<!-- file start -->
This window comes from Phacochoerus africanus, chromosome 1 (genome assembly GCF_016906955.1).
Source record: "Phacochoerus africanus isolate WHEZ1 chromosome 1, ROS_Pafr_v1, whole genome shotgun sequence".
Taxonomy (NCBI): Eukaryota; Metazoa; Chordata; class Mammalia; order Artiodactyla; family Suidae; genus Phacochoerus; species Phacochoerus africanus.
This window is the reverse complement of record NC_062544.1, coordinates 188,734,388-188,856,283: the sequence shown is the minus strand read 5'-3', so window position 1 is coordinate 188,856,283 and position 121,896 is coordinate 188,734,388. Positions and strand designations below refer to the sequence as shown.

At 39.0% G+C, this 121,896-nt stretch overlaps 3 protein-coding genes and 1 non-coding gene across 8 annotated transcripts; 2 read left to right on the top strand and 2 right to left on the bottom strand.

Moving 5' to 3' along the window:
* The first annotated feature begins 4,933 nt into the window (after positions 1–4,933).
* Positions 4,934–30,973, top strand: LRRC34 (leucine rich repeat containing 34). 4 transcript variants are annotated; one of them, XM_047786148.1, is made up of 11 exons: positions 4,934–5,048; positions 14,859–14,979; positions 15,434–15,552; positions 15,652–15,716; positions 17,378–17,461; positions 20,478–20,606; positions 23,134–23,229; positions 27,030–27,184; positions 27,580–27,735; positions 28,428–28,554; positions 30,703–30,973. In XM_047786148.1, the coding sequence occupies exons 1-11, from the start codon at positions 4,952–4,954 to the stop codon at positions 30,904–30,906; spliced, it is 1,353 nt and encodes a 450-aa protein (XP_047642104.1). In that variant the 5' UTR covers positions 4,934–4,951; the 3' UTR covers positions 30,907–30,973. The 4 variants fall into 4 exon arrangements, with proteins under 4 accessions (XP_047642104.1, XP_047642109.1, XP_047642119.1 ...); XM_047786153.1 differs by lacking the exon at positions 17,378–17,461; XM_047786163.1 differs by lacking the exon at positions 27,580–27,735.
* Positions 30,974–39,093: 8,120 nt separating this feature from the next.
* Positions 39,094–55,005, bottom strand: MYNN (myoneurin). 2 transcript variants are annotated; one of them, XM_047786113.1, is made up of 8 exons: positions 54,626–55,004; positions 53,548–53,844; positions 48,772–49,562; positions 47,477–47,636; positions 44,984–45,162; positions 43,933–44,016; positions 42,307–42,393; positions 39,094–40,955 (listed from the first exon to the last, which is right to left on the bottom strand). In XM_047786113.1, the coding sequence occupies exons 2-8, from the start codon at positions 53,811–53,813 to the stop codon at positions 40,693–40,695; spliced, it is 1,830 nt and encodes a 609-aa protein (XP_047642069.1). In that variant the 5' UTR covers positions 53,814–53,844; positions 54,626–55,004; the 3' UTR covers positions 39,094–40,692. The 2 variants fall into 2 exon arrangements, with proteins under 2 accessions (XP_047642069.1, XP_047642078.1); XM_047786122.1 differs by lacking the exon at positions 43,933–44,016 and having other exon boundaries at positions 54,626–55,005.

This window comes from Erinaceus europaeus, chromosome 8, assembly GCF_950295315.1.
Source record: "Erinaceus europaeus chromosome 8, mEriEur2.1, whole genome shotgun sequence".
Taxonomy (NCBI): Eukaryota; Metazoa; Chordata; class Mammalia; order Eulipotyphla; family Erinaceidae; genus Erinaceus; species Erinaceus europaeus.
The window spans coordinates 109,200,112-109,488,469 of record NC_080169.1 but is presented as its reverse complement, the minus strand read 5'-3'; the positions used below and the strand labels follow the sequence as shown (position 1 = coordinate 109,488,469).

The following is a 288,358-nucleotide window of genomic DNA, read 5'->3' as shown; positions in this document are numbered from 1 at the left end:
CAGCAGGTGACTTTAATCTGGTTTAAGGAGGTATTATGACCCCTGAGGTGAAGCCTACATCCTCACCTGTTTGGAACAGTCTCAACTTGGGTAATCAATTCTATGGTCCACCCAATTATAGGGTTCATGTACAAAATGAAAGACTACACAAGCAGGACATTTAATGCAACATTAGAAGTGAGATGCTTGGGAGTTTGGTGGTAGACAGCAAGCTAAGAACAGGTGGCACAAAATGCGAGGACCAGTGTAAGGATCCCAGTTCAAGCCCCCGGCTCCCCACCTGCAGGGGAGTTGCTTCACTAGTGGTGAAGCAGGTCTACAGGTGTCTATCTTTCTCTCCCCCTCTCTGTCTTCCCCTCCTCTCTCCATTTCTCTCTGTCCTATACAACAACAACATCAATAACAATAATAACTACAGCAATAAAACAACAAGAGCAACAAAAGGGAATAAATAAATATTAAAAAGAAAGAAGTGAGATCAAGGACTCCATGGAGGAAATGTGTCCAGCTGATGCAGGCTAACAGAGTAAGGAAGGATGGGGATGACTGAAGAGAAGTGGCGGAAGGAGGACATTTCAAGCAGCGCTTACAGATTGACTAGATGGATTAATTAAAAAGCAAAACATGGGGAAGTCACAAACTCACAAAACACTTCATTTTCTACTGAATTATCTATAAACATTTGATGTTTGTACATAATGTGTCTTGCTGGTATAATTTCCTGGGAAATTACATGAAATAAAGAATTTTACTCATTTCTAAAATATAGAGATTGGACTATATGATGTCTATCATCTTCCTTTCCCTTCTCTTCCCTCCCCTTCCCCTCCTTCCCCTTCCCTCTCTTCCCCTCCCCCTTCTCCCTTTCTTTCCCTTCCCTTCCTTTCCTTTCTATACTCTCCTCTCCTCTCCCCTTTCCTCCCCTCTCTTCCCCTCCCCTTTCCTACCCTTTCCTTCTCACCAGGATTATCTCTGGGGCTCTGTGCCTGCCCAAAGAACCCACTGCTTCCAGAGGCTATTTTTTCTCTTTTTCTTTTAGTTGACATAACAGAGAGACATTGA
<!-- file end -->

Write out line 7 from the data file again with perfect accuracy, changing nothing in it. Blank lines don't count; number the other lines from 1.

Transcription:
* The first annotated feature begins 4,933 nt into the window (after positions 1–4,933).